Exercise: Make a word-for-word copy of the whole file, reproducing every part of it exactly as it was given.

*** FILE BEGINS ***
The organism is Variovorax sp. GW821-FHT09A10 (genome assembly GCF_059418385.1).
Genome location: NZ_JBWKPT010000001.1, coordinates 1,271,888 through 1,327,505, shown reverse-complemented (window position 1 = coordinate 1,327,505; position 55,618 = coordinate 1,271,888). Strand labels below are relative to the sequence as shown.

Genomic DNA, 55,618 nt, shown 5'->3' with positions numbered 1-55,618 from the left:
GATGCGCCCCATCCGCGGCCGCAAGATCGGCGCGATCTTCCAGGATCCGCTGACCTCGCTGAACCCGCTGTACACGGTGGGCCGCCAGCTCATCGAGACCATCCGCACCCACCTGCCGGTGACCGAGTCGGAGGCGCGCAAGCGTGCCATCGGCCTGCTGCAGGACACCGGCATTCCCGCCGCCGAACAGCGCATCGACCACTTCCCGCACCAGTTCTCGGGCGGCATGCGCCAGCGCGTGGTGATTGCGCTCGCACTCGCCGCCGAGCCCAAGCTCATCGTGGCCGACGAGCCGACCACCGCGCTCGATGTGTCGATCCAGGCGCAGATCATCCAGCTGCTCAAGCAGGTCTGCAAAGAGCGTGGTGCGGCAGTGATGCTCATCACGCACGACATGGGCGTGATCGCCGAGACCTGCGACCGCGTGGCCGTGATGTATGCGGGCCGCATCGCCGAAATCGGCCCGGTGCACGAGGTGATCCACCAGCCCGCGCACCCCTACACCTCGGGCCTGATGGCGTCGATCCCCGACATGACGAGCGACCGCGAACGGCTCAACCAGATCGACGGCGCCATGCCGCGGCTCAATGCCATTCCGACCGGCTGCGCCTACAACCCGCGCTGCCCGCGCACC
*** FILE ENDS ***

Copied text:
The organism is Variovorax sp. GW821-FHT09A10 (genome assembly GCF_059418385.1).
Genome location: NZ_JBWKPT010000001.1, coordinates 1,271,888 through 1,327,505, shown reverse-complemented (window position 1 = coordinate 1,327,505; position 55,618 = coordinate 1,271,888). Strand labels below are relative to the sequence as shown.

Genomic DNA, 55,618 nt, shown 5'->3' with positions numbered 1-55,618 from the left:
GATGCGCCCCATCCGCGGCCGCAAGATCGGCGCGATCTTCCAGGATCCGCTGACCTCGCTGAACCCGCTGTACACGGTGGGCCGCCAGCTCATCGAGACCATCCGCACCCACCTGCCGGTGACCGAGTCGGAGGCGCGCAAGCGTGCCATCGGCCTGCTGCAGGACACCGGCATTCCCGCCGCCGAACAGCGCATCGACCACTTCCCGCACCAGTTCTCGGGCGGCATGCGCCAGCGCGTGGTGATTGCGCTCGCACTCGCCGCCGAGCCCAAGCTCATCGTGGCCGACGAGCCGACCACCGCGCTCGATGTGTCGATCCAGGCGCAGATCATCCAGCTGCTCAAGCAGGTCTGCAAAGAGCGTGGTGCGGCAGTGATGCTCATCACGCACGACATGGGCGTGATCGCCGAGACCTGCGACCGCGTGGCCGTGATGTATGCGGGCCGCATCGCCGAAATCGGCCCGGTGCACGAGGTGATCCACCAGCCCGCGCACCCCTACACCTCGGGCCTGATGGCGTCGATCCCCGACATGACGAGCGACCGCGAACGGCTCAACCAGATCGACGGCGCCATGCCGCGGCTCAATGCCATTCCGACCGGCTGCGCCTACAACCCGCGCTGCCCGCGCACC